Italy Earthquakes after today’s M=6.6: What’s next?

Ross Stein, Volkan Sevilgen, and David Jacobson, Temblor (Updated: 1 November 2016)

The Central Italy earthquakes are unfolding into an extended progressive sequence. Certainly since 24 August 2016, and perhaps even since the 2009 M=6.2 L’Aquila event, earthquakes have been rupturing in a chaotic northward-propagating falling domino pattern.


Is this a falling domino sequence? Well, not quite, but close.


The shock strikes an evacuated region, sparing thousands of lives

If there is any silver lining to this relentless and traumatic sequence, it is that the Amatrice earthquake and its aftershocks led to the widespread evacuation of the region, and so today’s M=6.6 earthquake miraculously took no lives (as reported at the time of this post). Had the same quake struck without being preceded by numerous smaller quakes, the death toll would likely have been in the thousands. A sobering comparison is the 1915 M=6.7 Avezzano earthquake 100 km to the southeast, which killed 32,000 people, and the 1980 M=6.9 Irpinia shock, 250 km to the southeast, which killed 2,483 people. Of course, if all the world’s quakes behaved this way, we would be living on a kinder, gentler planet. But far more common are long stretches of seismic quiet punctuated by large quakes followed by smaller and less frequent ones. These quakes catch us all unawares, and so are lethal.

USGS ’Did You Feel It?’ results
USGS ’Did You Feel It?’ results
It is further important that the Grand Risks Commission (the Italian National Commission for the Forecast and Prevention of Major Risks, impaneled by the Italian Department of Civil Defense) issued a public statement on 28 October, warning of the possibility of more and larger (M=6-7) earthquakes.


Smoking Gun: Classic Active Faults

Although many of Italy’s extensional faults are so young that there is frustratingly little evidence for geologists to map at the surface. They are called ‘blind faults,’ because the geologists are blind to their presence. But the faults near Norcia are an exception: They are remarkably clear and well developed features. Although uncertain, these faults probably last ruptured in 1703. One sees a landscape (below) very similar to the U.S. Basin and Range province of Nevada and Utah, which is also strewn with active extensional faults.


The features of extensional (‘normal’) faults are evident in the epicentral region. Repeated earthquakes have likely pushed down the basin in which Norcia sits, and uplifted the range in which Castelluccio is nestled. Wineglass valleys are unique to extensional fault-sculpted landscapes, and the giant landslide above Castelvecchio was probably triggered by a past Preci or Campi Fault quake. These faults are schematically shown by Galadini and Galli (2000).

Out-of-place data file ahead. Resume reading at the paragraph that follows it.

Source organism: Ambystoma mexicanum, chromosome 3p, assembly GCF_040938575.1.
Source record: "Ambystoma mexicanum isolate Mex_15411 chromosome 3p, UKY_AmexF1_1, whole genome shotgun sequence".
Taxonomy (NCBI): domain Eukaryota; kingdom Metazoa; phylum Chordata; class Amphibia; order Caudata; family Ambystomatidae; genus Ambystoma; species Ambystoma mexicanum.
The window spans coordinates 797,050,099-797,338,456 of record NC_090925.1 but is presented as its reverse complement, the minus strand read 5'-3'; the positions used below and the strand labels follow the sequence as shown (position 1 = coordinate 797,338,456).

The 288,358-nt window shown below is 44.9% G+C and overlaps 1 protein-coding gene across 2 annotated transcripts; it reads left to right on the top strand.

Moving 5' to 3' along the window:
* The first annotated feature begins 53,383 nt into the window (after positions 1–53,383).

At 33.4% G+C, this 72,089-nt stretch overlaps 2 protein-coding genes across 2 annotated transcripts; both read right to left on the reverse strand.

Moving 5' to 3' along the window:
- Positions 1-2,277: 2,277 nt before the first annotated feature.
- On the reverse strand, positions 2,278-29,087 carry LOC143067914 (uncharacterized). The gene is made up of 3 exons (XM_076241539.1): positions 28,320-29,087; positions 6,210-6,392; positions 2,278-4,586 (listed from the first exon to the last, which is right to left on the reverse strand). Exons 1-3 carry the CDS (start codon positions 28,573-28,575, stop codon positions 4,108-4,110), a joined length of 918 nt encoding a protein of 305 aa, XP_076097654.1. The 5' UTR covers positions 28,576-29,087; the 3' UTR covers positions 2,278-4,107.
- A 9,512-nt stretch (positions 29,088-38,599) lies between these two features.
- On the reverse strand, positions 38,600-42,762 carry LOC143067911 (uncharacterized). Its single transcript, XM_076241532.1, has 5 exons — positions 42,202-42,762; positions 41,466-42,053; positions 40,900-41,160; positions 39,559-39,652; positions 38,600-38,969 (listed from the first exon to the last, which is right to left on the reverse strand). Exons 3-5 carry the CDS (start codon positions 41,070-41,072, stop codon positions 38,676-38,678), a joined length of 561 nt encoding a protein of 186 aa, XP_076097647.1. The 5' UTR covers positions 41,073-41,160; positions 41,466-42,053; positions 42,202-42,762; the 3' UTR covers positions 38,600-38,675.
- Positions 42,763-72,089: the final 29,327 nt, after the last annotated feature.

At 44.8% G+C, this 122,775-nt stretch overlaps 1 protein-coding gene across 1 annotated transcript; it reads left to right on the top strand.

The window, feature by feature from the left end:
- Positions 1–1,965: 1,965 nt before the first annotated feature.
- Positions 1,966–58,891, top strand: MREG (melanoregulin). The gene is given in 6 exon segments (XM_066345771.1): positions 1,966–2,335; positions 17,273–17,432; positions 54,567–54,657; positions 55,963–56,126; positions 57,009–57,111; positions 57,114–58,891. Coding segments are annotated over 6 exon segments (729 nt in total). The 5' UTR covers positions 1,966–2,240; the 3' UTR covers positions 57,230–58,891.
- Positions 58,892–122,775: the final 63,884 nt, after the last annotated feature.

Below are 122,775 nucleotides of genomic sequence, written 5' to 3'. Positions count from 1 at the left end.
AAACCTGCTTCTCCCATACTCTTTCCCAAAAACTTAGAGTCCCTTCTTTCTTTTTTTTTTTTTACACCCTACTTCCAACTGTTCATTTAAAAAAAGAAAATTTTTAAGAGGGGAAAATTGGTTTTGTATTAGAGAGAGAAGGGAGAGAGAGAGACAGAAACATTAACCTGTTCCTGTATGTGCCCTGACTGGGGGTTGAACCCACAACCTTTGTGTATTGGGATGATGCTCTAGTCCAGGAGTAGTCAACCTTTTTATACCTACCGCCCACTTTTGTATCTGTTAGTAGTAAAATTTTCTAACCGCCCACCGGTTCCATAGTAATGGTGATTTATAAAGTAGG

Stressed faults continue to rupture, and they in turn change the stress

Thanks to insight from Michael Blanpied at the USGS and Francesca Cinti at the INGV, we now know that it was the Vettore-Bove Fault that ruptured. Photographs taken after the quake revealed a surface rupture 12 km (7.5 mi) east of Norcia (See photo below). This surface rupture was not surprising given that 50-100 cm of slip is reasonable for a M=6.6 earthquake. It is also possible that from this shock, stress has been transferred southwest onto the Norica Fault, which is now in play. One might ask why the epicenter lies 12-13 km west of the Vettore-Bove fault, and we don’t have a good answer. The epicenter should lie perhaps 5-6 km to the west, since the fault surface is itself inclined (‘dipping to’) the west, but not as far as it would appear right now.

Surface rupture along the Vettore-Bove Fault caused by the 30 October 2016 M=6.6 earthquake. (Photo courtesy of Paolo Galli)


Here is the figure we published on 26 October, revised to show the 24 hours of new mainshocks and aftershocks (left) following the 30 October earthquake. The 30 October 2016 shock struck on the Vettore-Bove fault, which, according to the INGV, was brought closer to failure by the 24 August 2016 M=6.2 shock (right).
Here is the figure we published on 26 October, revised to show the past 24 hours of new mainshocks and aftershocks following the 30 October earthquake (left). The 30 October 2016 shock struck on the Vetorre-Bove Fault, which, according to the INGV, was brought closer to failure by the 24 August 2016 M=6.2 shock (right).


In our judgment, the Norcia, Gorzano, Capitignano Faults could now be the next domino pieces to fall.



F. Galadini and P. Galli (2000), Active Tectonics in the Central Apennines (Italy) – Input Data for Seismic Hazard Assessment, Natural Hazards, 22, 225–270.

DISS Working Group and INGV, Database of Individual Seismic Sources (v.3)— A compilation of potential sources for earthquakes of M≥5.5 in Italy and the surrounding regions,


  • Mac McCarthy

    Africa continues to crash into Europe! Geology doesn’t stop…

  • Dal Stanley
  • Seth Stein

    Nice post and images! In general terms, about a million years ago Italy started splitting along the Apennines, with the part to the east now part of the Adria microplate, moving away from the part to the west, which is essentially part of Eurasia. This 1-2 mm/yr motion – about the same as the Basin and Range – shows up nicely in GPS data as well as earthquake mechanisms. One model for how this arises is

    Stein, S. and G. Sella, Pleistocene change from convergence to extension in the Apennines as a consequence of Adria microplate motion, in The Adria Microplate: GPS Geodesy, Tectonics and Hazards, Nato Science Series, 21-34, edited by Pinter, N., G. Grenerczy, J. Weber, S. Stein, and D. Medak, Springer, 2005

    • Ross Stein

      For those who do not know, Seth Stein (no relation) is the distinguished Northwestern University seismologist who has worked extensively on plate motions, and on seismic risk.